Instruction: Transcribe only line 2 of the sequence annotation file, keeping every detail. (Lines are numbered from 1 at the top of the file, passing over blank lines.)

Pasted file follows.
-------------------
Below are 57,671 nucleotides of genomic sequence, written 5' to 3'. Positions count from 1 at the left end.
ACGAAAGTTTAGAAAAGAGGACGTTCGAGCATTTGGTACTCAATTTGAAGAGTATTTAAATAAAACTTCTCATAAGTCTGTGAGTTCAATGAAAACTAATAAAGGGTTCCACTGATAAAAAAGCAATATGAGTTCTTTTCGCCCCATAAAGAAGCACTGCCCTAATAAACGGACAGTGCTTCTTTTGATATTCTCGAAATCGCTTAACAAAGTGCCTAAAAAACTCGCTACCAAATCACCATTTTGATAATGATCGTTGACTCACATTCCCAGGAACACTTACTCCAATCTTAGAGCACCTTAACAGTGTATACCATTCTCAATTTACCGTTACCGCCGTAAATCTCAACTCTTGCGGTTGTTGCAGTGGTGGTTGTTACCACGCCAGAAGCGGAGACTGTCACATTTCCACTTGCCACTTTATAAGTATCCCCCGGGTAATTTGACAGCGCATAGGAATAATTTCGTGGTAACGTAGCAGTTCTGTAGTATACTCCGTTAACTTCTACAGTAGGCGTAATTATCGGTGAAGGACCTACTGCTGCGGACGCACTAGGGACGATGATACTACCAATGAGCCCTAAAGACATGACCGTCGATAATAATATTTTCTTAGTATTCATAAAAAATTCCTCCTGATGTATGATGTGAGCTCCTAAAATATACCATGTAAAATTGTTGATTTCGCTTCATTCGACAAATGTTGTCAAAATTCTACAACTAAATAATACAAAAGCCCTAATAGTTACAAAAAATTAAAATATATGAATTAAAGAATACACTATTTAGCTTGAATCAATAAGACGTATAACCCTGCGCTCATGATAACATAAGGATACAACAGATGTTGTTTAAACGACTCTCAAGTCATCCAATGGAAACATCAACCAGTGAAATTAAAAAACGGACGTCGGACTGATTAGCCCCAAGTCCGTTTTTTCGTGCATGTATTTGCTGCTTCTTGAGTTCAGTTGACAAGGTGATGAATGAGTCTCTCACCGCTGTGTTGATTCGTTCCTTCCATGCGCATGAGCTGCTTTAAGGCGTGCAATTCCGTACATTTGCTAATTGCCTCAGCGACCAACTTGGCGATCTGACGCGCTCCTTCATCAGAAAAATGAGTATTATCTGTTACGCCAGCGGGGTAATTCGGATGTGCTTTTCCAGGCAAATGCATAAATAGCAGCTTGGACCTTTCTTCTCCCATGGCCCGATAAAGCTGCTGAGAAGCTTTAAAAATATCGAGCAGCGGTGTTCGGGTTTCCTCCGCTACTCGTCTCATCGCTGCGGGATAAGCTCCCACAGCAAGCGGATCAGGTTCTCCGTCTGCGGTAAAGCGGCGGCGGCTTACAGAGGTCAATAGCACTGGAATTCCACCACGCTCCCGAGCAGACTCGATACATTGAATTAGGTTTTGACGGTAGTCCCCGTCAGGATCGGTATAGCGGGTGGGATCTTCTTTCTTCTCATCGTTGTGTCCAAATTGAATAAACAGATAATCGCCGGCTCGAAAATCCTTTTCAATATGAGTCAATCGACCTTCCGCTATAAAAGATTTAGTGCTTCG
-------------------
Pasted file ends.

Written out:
ACGAAAGTTTAGAAAAGAGGACGTTCGAGCATTTGGTACTCAATTTGAAGAGTATTTAAATAAAACTTCTCATAAGTCTGTGAGTTCAATGAAAACTAATAAAGGGTTCCACTGATAAAAAAGCAATATGAGTTCTTTTCGCCCCATAAAGAAGCACTGCCCTAATAAACGGACAGTGCTTCTTTTGATATTCTCGAAATCGCTTAACAAAGTGCCTAAAAAACTCGCTACCAAATCACCATTTTGATAATGATCGTTGACTCACATTCCCAGGAACACTTACTCCAATCTTAGAGCACCTTAACAGTGTATACCATTCTCAATTTACCGTTACCGCCGTAAATCTCAACTCTTGCGGTTGTTGCAGTGGTGGTTGTTACCACGCCAGAAGCGGAGACTGTCACATTTCCACTTGCCACTTTATAAGTATCCCCCGGGTAATTTGACAGCGCATAGGAATAATTTCGTGGTAACGTAGCAGTTCTGTAGTATACTCCGTTAACTTCTACAGTAGGCGTAATTATCGGTGAAGGACCTACTGCTGCGGACGCACTAGGGACGATGATACTACCAATGAGCCCTAAAGACATGACCGTCGATAATAATATTTTCTTAGTATTCATAAAAAATTCCTCCTGATGTATGATGTGAGCTCCTAAAATATACCATGTAAAATTGTTGATTTCGCTTCATTCGACAAATGTTGTCAAAATTCTACAACTAAATAATACAAAAGCCCTAATAGTTACAAAAAATTAAAATATATGAATTAAAGAATACACTATTTAGCTTGAATCAATAAGACGTATAACCCTGCGCTCATGATAACATAAGGATACAACAGATGTTGTTTAAACGACTCTCAAGTCATCCAATGGAAACATCAACCAGTGAAATTAAAAAACGGACGTCGGACTGATTAGCCCCAAGTCCGTTTTTTCGTGCATGTATTTGCTGCTTCTTGAGTTCAGTTGACAAGGTGATGAATGAGTCTCTCACCGCTGTGTTGATTCGTTCCTTCCATGCGCATGAGCTGCTTTAAGGCGTGCAATTCCGTACATTTGCTAATTGCCTCAGCGACCAACTTGGCGATCTGACGCGCTCCTTCATCAGAAAAATGAGTATTATCTGTTACGCCAGCGGGGTAATTCGGATGTGCTTTTCCAGGCAAATGCATAAATAGCAGCTTGGACCTTTCTTCTCCCATGGCCCGATAAAGCTGCTGAGAAGCTTTAAAAATATCGAGCAGCGGTGTTCGGGTTTCCTCCGCTACTCGTCTCATCGCTGCGGGATAAGCTCCCACAGCAAGCGGATCAGGTTCTCCGTCTGCGGTAAAGCGGCGGCGGCTTACAGAGGTCAATAGCACTGGAATTCCACCACGCTCCCGAGCAGACTCGATACATTGAATTAGGTTTTGACGGTAGTCCCCGTCAGGATCGGTATAGCGGGTGGGATCTTCTTTCTTCTCATCGTTGTGTCCAAATTGAATAAACAGATAATCGCCGGCTCGAAAATCCTTTTCAATATGAGTCAATCGACCTTCCGCTATAAAAGATTTAGTGCTTCG